Understandable Building Documents
Clearer documents are another benefit of the three-dimensional nature of most BIM projects. Because signage elements are mounted in a variety of different locations and at varying heights (including from ceilings) depending on sign type, it is important for designers to understand the surrounding architectural conditions when specifying locations and mounting methods.
While this information is available in traditional CAD drawings, it is often subject to misinterpretation, and the three-dimensional nature of Revit documentation does help to clarify these conditions and minimize the need for last-minute changes during the installation process.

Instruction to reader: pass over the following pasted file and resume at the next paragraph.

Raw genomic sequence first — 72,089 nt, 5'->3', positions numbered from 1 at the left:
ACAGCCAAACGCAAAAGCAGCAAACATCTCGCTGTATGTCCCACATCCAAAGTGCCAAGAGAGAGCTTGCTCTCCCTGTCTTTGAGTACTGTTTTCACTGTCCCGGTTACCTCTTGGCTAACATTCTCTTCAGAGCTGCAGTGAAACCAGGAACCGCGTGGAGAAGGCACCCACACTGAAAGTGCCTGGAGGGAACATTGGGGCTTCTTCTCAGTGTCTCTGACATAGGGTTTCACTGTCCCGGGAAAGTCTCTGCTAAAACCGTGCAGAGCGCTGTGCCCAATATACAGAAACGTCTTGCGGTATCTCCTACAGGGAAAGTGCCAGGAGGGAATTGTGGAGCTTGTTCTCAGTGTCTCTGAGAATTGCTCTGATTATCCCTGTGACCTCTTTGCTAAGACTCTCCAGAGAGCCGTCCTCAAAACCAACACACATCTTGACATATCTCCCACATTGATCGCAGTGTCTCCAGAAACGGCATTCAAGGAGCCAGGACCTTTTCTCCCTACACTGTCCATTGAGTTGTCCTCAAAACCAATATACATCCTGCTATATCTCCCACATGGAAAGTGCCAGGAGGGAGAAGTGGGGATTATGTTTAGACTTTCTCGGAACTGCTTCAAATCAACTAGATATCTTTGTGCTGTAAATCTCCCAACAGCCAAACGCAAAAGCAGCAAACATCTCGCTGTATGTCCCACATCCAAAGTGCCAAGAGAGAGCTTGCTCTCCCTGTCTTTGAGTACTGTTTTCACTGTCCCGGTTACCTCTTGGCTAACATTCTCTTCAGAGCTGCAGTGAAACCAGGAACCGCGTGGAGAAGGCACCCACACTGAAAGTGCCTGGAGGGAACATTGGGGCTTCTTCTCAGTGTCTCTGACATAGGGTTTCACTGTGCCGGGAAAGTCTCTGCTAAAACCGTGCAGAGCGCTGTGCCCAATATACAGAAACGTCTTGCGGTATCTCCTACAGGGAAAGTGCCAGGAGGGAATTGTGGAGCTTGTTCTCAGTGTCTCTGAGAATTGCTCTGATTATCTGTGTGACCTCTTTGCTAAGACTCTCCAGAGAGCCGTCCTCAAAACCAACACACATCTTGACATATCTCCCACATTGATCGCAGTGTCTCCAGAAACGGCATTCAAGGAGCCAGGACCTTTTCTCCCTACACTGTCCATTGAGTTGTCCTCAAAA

We are continuing to expand the way we incorporate BIM principles into our own projects. This includes working with architects to find ways to balance the team’s desire to have everything documented in Revit with what is practical from a budget and schedule standpoint, and also conducting independent research into ways that BIM can be used to meet the unique needs of wayfinding system documentation and management.
At the moment, our belief is that BIM and wayfinding will primarily find compatibility on very large institutional projects, but with further enhancements to BIM software tools there is the potential for this to expand to a wider spectrum of project sizes and types.
Does anyone else have different attitudes about, or approaches to, integrating wayfinding and BIM? And are there other tools in the works that could impact this process, such as a wayfinding-specific Revit extension?
Please share your thoughts in the comments.